him negligent.

However, in the Michael v Chief Constable of South Wales
Police9, the police were not found negligent
even if they had made a mistake that allowed the killing of the victim by her
ex-husband. The victim had called them, stating that she was threatened by her ex-husband
and the police were unable to arrive. However because of the not close
proximity, the private law duty of care could not be implied since the duty of
the police is towards a large number of people. “In general, English law did
not impose liability for injury or damage caused by a third party”10.
This could seem surprising as some could argue that it was the duty of the
police to protect citizens.

Those two cases show that Baron Alderson was both
right and wrong. Negligence is not only based on the person’s actions but also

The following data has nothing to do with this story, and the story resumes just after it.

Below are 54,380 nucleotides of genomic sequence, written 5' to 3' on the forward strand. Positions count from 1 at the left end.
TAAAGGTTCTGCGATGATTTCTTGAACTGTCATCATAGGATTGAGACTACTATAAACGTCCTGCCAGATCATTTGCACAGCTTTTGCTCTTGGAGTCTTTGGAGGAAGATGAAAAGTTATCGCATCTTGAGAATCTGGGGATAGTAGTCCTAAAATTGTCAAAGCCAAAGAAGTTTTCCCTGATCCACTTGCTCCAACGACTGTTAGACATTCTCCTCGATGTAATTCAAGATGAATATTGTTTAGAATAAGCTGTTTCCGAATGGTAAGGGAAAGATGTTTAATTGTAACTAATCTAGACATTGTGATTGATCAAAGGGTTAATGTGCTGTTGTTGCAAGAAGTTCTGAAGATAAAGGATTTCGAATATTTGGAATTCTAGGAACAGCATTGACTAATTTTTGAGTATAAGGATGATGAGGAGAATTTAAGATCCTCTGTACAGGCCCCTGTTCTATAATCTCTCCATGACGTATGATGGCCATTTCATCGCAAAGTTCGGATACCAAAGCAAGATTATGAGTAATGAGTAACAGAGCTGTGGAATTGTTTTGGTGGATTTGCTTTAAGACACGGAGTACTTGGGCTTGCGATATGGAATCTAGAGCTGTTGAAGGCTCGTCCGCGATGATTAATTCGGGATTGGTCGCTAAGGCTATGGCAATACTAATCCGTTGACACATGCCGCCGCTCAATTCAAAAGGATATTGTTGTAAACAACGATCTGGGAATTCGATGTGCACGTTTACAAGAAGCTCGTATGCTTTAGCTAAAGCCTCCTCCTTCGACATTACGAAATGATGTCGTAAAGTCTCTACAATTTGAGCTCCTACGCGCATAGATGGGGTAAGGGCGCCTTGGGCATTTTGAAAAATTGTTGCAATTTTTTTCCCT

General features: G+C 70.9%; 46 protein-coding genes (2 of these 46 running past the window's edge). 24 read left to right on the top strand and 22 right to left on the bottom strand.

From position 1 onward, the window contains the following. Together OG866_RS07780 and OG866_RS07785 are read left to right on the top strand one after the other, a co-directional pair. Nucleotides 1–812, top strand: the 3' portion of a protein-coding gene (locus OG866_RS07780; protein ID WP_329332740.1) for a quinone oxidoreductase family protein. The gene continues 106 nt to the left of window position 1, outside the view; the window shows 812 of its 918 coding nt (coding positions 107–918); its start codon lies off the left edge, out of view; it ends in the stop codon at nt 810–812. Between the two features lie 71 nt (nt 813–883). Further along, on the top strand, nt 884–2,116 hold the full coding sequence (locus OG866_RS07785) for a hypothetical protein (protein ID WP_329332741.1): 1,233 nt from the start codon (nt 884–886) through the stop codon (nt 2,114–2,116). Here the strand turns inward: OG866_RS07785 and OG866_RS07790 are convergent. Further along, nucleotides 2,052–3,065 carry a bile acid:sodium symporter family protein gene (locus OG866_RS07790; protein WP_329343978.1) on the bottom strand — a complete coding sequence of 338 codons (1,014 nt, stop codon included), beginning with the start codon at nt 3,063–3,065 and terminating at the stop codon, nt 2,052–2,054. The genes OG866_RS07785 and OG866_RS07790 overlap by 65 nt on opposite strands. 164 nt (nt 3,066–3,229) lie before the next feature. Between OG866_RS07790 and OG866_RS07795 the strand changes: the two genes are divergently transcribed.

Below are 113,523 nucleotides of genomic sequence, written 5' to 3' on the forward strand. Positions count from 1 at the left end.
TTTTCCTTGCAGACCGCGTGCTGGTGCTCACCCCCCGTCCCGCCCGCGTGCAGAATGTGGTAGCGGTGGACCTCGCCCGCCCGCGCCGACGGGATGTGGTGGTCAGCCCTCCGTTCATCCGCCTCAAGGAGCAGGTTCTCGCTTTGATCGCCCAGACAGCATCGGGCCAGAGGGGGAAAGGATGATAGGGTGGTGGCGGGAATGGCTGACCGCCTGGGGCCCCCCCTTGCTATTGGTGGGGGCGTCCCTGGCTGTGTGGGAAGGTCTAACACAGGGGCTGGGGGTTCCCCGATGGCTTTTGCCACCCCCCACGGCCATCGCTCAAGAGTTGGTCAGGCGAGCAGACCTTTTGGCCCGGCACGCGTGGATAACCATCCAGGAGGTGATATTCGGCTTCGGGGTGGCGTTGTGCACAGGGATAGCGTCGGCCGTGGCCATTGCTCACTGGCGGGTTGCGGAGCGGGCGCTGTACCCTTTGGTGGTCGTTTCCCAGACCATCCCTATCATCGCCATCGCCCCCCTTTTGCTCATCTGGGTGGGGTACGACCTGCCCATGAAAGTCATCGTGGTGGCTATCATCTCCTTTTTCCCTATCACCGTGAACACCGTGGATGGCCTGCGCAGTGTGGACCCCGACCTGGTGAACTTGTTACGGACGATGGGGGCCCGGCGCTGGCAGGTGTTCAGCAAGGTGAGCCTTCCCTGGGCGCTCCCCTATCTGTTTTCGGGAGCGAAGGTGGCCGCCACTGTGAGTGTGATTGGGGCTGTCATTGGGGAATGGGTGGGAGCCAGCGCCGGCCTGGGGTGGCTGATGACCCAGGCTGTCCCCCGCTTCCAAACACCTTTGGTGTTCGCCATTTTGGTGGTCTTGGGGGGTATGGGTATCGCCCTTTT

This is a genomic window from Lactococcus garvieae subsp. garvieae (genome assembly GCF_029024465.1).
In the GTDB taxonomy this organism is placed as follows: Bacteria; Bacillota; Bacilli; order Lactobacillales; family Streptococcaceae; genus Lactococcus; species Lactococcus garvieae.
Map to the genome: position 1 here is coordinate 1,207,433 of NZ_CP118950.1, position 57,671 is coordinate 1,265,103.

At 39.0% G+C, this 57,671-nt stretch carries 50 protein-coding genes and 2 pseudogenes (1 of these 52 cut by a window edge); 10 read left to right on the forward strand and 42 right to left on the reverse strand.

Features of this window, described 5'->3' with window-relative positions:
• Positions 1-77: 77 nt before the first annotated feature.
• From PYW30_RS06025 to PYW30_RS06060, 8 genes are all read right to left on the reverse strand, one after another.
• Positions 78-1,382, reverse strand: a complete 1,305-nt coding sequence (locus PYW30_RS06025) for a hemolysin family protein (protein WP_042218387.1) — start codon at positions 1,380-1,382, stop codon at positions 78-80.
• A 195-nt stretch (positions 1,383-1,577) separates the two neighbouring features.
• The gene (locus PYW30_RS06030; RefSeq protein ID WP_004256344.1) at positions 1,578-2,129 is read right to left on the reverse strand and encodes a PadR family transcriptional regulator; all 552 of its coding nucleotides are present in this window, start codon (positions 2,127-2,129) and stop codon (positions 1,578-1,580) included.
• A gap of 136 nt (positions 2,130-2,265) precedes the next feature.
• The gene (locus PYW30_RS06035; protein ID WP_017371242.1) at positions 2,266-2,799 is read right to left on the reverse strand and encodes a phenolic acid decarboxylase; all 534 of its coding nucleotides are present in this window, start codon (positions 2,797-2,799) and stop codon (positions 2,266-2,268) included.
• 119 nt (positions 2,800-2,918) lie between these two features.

on the duty of care and whether there was not. Indeed, in the latter case, the
police did “the best they could, failed and were not found negligent because
there had not been any duty of care.


1 Cornell Law School

2 1892 2 Q.B. 484 

3 1957 86 NW 2d 689

4 1978 2 W.L.R. 621


5 1809 170 E.R. 1168


6 1990 2 W.L.R. 1153


7 Court of Appeal, 1990 2
W.L.R. 1153


8 Case analysis of Donoghue v
Stevenson, House of Lords, 26 May 1932

9 2015 UKSC 2

10 Case analysis of Michael v
Chief Constable of South Wales Police, Supreme court, 28 January 2015,